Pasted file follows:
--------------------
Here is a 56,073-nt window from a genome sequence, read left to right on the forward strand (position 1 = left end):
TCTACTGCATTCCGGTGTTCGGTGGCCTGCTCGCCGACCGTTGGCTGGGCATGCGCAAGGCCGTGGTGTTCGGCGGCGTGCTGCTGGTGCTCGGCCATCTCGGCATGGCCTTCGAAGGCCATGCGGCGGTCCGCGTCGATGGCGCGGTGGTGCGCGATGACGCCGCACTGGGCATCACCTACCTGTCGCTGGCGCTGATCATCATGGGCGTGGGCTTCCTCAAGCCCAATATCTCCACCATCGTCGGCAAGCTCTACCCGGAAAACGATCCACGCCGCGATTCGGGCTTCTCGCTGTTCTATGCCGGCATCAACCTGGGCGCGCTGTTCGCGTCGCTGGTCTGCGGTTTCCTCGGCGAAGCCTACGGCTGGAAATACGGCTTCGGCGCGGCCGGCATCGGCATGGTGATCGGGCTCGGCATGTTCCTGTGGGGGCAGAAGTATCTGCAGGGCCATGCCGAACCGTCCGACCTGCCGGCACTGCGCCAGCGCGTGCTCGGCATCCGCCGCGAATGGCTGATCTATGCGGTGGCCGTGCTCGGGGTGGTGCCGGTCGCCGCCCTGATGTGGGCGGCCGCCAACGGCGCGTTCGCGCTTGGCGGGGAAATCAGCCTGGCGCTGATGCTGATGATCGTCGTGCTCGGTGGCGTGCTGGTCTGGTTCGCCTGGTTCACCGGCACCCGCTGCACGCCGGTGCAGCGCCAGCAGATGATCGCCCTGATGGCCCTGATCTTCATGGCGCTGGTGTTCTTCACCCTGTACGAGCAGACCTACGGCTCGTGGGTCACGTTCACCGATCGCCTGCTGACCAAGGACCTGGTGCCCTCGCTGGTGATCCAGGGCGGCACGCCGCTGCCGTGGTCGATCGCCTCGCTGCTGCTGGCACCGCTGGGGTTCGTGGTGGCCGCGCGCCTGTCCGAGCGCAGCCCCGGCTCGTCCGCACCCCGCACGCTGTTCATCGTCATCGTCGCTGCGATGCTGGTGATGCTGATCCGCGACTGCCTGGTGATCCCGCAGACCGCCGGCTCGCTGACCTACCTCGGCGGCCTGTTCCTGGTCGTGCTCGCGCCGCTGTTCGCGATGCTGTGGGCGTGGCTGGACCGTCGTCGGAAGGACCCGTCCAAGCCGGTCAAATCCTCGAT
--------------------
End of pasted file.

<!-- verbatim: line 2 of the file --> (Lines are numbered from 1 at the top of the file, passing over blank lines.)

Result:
TCTACTGCATTCCGGTGTTCGGTGGCCTGCTCGCCGACCGTTGGCTGGGCATGCGCAAGGCCGTGGTGTTCGGCGGCGTGCTGCTGGTGCTCGGCCATCTCGGCATGGCCTTCGAAGGCCATGCGGCGGTCCGCGTCGATGGCGCGGTGGTGCGCGATGACGCCGCACTGGGCATCACCTACCTGTCGCTGGCGCTGATCATCATGGGCGTGGGCTTCCTCAAGCCCAATATCTCCACCATCGTCGGCAAGCTCTACCCGGAAAACGATCCACGCCGCGATTCGGGCTTCTCGCTGTTCTATGCCGGCATCAACCTGGGCGCGCTGTTCGCGTCGCTGGTCTGCGGTTTCCTCGGCGAAGCCTACGGCTGGAAATACGGCTTCGGCGCGGCCGGCATCGGCATGGTGATCGGGCTCGGCATGTTCCTGTGGGGGCAGAAGTATCTGCAGGGCCATGCCGAACCGTCCGACCTGCCGGCACTGCGCCAGCGCGTGCTCGGCATCCGCCGCGAATGGCTGATCTATGCGGTGGCCGTGCTCGGGGTGGTGCCGGTCGCCGCCCTGATGTGGGCGGCCGCCAACGGCGCGTTCGCGCTTGGCGGGGAAATCAGCCTGGCGCTGATGCTGATGATCGTCGTGCTCGGTGGCGTGCTGGTCTGGTTCGCCTGGTTCACCGGCACCCGCTGCACGCCGGTGCAGCGCCAGCAGATGATCGCCCTGATGGCCCTGATCTTCATGGCGCTGGTGTTCTTCACCCTGTACGAGCAGACCTACGGCTCGTGGGTCACGTTCACCGATCGCCTGCTGACCAAGGACCTGGTGCCCTCGCTGGTGATCCAGGGCGGCACGCCGCTGCCGTGGTCGATCGCCTCGCTGCTGCTGGCACCGCTGGGGTTCGTGGTGGCCGCGCGCCTGTCCGAGCGCAGCCCCGGCTCGTCCGCACCCCGCACGCTGTTCATCGTCATCGTCGCTGCGATGCTGGTGATGCTGATCCGCGACTGCCTGGTGATCCCGCAGACCGCCGGCTCGCTGACCTACCTCGGCGGCCTGTTCCTGGTCGTGCTCGCGCCGCTGTTCGCGATGCTGTGGGCGTGGCTGGACCGTCGTCGGAAGGACCCGTCCAAGCCGGTCAAATCCTCGAT